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About Dru

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  • Toyota Model*
    MR2 91Turbo, 94, 05 Corollas
  1. Holy crap, I think they are trying to take you for ride. Toyotas, especially Corollas are meant to go forever with no maintenance. At your mileage, that is all suspect! These are very high costs for brake materials. Check for yourself on checker auto parts online. Rotors would be maybe $100 for a pair for the front, and pads, $40 or $50 for a pair, with lifetime warranty, free replacement for the life of your car on the pads. Unless you drive the heck outta your car!? Try to find a toyota only, or japanese specialist mechanic shop, NOT a DEALER, and tell them you need to be taken care of for reasonable value. Show them that ridiculous list the last place gave you. Good luck. -Dru
  2. hmmm. Is it manual? It sounds like an axle shaft seal. There are only 3 shaft seals on the transmission, the input shaft, which is where the flywheel and clutch are where power comes in; and around the two axles, left and right. For the input shaft seal, you have to drop the tranny. It's probably one of the axle shaft seals. It's hard to tell which side is bad since the wind blows it around. The steps are: 1. drain gear oil. 2. take off wheel on each side you want to replace... one or both. Loosen wheel assembly, brakes, hub so axle can slide out from transmission. 3. with a pry bar against stub, where axle goes into transmission, pop axle out. 4. using a seal remover tool (buy at NAPA), its its like a hammer but flat (thin) and has a hook. Pry out the seal, its like a ring. 5. carefully insert new seal EVENLY, so it goes in straight. something round about the same width helps. tap in with a rubber mallet. 6. put everything back together. Grease around the axle where it will hit the seals--anytime you remove the axle. Same where shaft goes thru wheel hub and bearing. Fill up with gear oil. Note, there is always confusion about LEFT and RIGHT axle shaft seals. The dealer usually has them mixed up. Maybe get both and bring your unused back. Make sure the round pins on the axle ends that go into the transmission are in good shape; they shouldn't stick out too far, or not enough. You can get new ones at dealer. The actual part is a few bucks, the real cost is labor. Gear oil smells nasty! Is it leaking a lot, on the ground? if its a minor leak you can get by a long time. You can check the level of the gear oil (on a manual) there is a large 21 or 22 mm bolt facing forward on the transmission near top. unscrew that and if you stick a finger in you should touch oil (do this went its not hot!). you can always put more gear oil in and check it. Get some extra long tubing.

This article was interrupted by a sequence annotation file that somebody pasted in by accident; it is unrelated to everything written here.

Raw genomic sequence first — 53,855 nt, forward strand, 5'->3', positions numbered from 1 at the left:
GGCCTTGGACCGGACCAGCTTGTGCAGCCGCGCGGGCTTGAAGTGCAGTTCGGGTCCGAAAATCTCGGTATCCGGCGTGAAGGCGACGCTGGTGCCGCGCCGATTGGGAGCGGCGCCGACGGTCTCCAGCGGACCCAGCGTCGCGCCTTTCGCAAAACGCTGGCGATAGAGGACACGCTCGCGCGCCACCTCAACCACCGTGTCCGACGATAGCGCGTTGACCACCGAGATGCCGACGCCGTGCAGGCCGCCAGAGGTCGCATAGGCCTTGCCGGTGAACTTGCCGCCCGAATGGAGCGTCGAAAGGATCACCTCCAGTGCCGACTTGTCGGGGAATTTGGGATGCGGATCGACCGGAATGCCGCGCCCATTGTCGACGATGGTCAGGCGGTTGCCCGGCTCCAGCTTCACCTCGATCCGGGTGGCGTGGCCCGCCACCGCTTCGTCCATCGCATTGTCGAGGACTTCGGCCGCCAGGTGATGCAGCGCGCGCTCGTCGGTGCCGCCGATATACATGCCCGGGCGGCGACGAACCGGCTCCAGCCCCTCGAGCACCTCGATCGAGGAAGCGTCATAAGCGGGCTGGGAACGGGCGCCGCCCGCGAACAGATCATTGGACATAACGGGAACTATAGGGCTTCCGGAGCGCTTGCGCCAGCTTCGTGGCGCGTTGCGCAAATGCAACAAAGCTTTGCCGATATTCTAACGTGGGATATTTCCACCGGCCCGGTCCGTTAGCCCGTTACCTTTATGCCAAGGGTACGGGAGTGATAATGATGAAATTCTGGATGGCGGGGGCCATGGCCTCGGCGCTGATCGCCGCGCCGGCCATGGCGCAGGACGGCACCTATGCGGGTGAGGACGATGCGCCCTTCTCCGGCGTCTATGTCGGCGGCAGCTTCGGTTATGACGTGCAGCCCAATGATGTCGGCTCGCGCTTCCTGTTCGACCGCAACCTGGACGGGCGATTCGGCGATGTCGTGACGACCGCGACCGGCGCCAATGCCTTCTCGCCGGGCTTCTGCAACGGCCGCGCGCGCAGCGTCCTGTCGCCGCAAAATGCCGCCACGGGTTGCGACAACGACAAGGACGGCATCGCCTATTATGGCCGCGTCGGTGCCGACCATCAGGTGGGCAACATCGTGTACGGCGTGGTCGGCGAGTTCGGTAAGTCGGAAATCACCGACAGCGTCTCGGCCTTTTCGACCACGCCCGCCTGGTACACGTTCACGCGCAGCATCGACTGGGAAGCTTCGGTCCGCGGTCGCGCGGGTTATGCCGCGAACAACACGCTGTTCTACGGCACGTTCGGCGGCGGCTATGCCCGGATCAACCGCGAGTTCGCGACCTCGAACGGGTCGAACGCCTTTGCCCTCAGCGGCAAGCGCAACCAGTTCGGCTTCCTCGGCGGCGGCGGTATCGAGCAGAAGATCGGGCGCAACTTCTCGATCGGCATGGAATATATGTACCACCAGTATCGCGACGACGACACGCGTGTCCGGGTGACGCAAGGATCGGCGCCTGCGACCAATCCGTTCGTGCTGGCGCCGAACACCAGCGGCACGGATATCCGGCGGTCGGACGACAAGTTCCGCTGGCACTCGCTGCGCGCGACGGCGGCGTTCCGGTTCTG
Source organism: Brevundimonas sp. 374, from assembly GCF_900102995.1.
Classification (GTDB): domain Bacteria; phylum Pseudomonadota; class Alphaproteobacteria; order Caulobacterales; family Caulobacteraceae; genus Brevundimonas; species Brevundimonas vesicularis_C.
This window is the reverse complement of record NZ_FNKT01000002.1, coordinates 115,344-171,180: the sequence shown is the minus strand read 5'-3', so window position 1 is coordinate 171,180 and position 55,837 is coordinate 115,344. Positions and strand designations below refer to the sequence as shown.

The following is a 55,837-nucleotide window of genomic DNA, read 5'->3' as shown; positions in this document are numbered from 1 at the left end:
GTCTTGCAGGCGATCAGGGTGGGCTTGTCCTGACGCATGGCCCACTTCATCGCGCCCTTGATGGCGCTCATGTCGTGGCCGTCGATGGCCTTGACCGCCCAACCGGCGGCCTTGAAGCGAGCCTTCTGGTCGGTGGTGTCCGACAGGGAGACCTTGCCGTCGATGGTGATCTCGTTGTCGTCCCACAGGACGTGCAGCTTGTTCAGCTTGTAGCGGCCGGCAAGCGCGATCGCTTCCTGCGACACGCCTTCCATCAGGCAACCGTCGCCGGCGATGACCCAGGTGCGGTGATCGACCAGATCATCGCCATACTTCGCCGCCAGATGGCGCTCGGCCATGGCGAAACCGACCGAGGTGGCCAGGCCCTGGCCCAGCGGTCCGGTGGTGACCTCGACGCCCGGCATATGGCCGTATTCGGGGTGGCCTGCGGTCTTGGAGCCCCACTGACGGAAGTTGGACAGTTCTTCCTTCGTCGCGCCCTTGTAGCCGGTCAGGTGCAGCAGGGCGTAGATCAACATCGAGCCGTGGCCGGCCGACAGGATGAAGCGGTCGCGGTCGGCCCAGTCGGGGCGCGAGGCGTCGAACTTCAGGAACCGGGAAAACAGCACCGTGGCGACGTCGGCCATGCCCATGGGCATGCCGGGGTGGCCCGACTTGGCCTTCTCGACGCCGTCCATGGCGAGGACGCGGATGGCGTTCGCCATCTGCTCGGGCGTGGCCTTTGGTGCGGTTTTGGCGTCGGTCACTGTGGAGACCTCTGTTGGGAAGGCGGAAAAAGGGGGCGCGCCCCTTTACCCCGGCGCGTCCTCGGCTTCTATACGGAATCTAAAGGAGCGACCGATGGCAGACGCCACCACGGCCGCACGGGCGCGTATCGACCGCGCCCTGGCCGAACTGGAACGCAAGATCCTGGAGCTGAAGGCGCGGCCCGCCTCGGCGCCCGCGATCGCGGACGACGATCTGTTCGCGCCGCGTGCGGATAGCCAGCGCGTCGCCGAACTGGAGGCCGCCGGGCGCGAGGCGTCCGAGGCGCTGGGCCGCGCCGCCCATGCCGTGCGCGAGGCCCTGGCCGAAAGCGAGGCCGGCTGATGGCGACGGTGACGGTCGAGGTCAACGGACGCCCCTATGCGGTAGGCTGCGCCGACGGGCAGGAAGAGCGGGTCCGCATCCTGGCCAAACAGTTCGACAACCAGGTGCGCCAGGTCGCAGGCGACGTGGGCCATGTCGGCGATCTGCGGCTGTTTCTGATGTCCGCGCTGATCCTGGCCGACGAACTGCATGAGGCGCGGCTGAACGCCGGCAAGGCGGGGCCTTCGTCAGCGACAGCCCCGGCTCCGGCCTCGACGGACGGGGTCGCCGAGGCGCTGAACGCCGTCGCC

3. Dru


    If its your only car, don't touch it. Check the oil often. When these cars get old they can start to burn oil, then it accelerates. My 94 corolla 7afe has over 203,000 miles, everything original. I get a good 33 to 39 mpg+! If and when you are able to pull the engine and modify, many people put pistons and head from 4age engines, particularly from the 87-89 MR2 red top 4age. Also you can swap a 4agze (supercharged) engine from 88-89 MR2 supercharged. "A" engines are cross compatible for mounts and transmissions. When I go up the mountains, I put the RPMs at 4500 to 5000; that's where peak power is. I got a manual. If you have an automatic, from a low speed, try to lock it in a lower gear. Prolonged peak output is hard on the engine, and especially an AUTO transmission, which can overheat when climbing. This is an amazing engine for longevity and great MPG. Because its longer stroke compared to the 1.6 4A, it has strong torque and low end response. Take care of it and it will go forever. Weak power in mountains is a problem with all cars due to altitude. Any mods would destroy your fuel economy. Dru